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South Asian Film Festival celebrates ‘courageous films’

A new partnership with Telefilm Canada, a splashy taste for controversy and a fresh dedication toward the promotion of female filmmakers will mark the sixth edition of the National Bank Mosaic International South Asian Film Festival (MISAFF).

A new partnership with Telefilm Canada, a splashy taste for controversy and a fresh dedication toward the promotion of female filmmakers will mark the sixth edition of the National Bank Mosaic International South Asian Film Festival (MISAFF).

Within its program announcement of 13 feature films, four documentaries and 15 shorts, the Mississauga-based event revealed a Telefilm presentation of Deepa Mehta's Fire, a groundbreaking 1996 film that represented mainstream Indian cinema's first foray into homosexual (specifically, lesbian) love.

MISAFF's fresh focus on films helmed by Canadian-South Asian women includes a screening of A Better Man, a groundbreaking 2017 documentary from Attiya Khan and Lawrence Jackman that sees co-director Khan sitting down with an ex-boyfriend who physically abused her when she was a teenager, years earlier.

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Films that combat contemporary views of South Asian women include With This Ring, a documentary from Ameesha Joshi and Anna Sarkissian on female boxers.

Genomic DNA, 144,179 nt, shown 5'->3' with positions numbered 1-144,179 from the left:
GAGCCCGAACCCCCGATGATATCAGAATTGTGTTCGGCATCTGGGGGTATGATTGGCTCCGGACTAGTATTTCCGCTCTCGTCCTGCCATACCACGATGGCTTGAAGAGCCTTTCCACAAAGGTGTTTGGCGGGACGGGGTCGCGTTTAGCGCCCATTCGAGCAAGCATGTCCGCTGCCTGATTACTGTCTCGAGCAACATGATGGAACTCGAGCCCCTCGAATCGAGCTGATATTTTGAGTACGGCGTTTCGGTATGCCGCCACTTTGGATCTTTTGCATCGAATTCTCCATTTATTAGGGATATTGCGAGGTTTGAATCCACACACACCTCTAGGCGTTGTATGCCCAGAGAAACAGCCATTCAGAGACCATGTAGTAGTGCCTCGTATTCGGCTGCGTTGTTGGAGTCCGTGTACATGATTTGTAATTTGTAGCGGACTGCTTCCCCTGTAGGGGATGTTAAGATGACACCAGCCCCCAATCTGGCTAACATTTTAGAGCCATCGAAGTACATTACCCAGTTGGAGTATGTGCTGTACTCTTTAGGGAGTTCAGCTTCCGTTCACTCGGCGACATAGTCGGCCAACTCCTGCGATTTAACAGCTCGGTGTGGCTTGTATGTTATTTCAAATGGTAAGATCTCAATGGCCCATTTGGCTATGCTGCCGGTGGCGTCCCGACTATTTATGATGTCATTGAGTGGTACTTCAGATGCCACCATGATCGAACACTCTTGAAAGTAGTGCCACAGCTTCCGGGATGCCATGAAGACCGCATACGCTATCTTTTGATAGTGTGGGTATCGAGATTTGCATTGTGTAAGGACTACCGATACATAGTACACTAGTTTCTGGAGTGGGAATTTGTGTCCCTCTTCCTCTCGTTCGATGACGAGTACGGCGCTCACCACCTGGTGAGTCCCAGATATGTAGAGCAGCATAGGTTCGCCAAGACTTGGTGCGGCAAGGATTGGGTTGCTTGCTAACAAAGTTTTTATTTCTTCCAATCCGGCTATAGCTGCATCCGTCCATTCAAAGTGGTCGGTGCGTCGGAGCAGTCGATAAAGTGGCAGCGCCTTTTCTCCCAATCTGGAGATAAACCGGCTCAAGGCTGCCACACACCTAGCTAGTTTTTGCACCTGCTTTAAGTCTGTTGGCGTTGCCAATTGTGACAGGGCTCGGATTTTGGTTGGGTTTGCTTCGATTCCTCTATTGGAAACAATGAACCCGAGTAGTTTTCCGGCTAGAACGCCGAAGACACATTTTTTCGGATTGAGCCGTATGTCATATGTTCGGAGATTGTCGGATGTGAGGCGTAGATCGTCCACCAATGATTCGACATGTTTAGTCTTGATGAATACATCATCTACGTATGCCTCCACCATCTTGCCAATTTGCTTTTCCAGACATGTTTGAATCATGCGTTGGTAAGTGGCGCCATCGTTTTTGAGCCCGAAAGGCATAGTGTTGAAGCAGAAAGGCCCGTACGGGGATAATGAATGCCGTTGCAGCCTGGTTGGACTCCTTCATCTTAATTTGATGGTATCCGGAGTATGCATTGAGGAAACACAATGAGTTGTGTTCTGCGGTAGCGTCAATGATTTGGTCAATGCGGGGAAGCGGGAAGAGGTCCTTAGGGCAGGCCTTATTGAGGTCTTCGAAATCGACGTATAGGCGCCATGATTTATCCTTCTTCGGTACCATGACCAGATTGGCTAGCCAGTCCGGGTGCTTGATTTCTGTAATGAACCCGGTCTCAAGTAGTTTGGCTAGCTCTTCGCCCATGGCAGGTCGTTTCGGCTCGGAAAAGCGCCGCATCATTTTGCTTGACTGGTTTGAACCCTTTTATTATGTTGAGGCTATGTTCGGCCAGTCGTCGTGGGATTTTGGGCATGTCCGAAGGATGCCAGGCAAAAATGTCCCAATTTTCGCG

"We've come so very far since Deepa Mehta made Fire in 1996," Anya McKenzie, festival co-director, told The Globe. "Our laws are changing. Things have changed, when it comes to issues such as young women living in marriages not of their choosing."

The festival, which runs from Aug. 3 to 6, will be presented at Cineplex Mississauga, in a city that is home to a large South Asian community that is considered to be fairly conservative. Asked about bringing in contentious films such as Fire and A Better Man, McKenzie speaks about challenging dominant ideas and telling bold, modern stories. "We take risks. We represent courageous films."

The opening night film is Moko Jumbie, the first feature from Trinidadian-American Vashti Anderson. The drama, set in ruins of a coconut plantation in rural Trinidad, involves taboo romance, family disapproval and political turmoil.

Telefilm Canada's closing-day presentation of Fire is to be followed by a talk with filmmaker Mehta, whose Anatomy of Violence from last year investigated the 2012 gang rape and murder of a 23-year-old woman on a Delhi bus. "She's a vanguard filmmaker," McKenzie said. "She's a maverick, and we're proud and honoured to have her."

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